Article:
Anyone with common sense can confirm this awful situation.
If you are interested in traveling to Chernobyl, you may also want to read about my experience visiting the Aral Sea in Uzbekistan
However, it is important to mention that the normalization of the disaster doesn’t only happen because of tourists’ behavior.
Actually, I strongly believe that those really responsible for such normalization are most Chernobyl tour companies, which have done nothing but sensationalize Chernobyl for their own benefit, exclusively focusing on selling you the concept of how awesome visiting a radioactive zone can be.
I visited Chernobyl on a weekday during the offseason, in mid-October, and I literally freaked out at the number of tourists I saw.
We came across 10 or 15 other groups at least.
That’s on the one hand, which wasn’t a big deal anyway.
But, on the other hand, what really surprised me was the way some of the tour guides would tell us about Chernobyl’s disaster, and that was in a very superficial and even impertinent way.
Our guide’s explanations – who, by the way, was a young lady from Kyiv who had nothing to do with the catastrophe – exclusively focused on the sick and sensationalist part of the disaster, and barely mentioned anything about all the people who suffered the accident directly, either the evacuated families or all the people who practically gave their lives working on cleaning up the contaminated zones.
Basically, she didn’t show any sort of sensitivity about the place.
But there’s more.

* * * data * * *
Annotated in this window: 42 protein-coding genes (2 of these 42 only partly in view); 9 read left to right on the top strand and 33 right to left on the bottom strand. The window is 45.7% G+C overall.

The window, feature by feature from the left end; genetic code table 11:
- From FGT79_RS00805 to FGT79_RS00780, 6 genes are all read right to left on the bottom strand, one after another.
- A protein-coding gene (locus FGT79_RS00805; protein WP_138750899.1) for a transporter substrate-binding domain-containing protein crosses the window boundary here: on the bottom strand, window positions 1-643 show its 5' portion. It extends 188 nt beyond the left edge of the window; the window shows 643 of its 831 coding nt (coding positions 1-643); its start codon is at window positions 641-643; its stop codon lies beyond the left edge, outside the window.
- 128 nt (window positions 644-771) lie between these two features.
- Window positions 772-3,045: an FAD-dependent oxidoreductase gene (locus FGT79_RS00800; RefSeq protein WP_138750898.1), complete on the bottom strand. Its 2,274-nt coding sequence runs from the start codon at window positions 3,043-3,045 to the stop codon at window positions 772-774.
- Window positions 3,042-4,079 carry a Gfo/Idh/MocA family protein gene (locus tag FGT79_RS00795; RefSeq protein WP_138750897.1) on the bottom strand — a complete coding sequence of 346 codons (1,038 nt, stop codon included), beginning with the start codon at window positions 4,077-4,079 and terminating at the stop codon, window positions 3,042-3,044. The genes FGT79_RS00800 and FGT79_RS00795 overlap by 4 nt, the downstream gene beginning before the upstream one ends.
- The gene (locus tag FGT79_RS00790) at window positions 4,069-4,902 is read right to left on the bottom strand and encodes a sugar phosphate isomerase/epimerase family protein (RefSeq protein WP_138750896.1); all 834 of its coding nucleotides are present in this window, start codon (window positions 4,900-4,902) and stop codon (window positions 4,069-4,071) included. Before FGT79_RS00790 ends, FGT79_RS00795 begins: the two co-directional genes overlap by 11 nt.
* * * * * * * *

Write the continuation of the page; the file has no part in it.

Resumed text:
I remember having a small argument with her when I wanted to tell her about a relevant book I had read recently: Voices from Chernobyl.
She told me that she had not read it, which was kind of strange, as she was a professional tour guide; but what surprised me was her response:
This book is very sensationalist.
Apart from the fact that she had not even read it, her comment made no sense at all, as the book’s author was a Belarusian lady who won the Nobel Prize and her work was a compilation of testimonies of those who lived through the disaster in the first person.
The book was exactly the total opposite of sensationalist, so my answer to her ignorance was:
With all due respect, the only sensationalist thing here are the tours the different Chernobyl companies sell.
On top of this, if we consider the behavior of some of the people from the group, who couldn’t stop making jokes, selfies and taking ridiculous poses in front of abandoned places, what do you want me to say…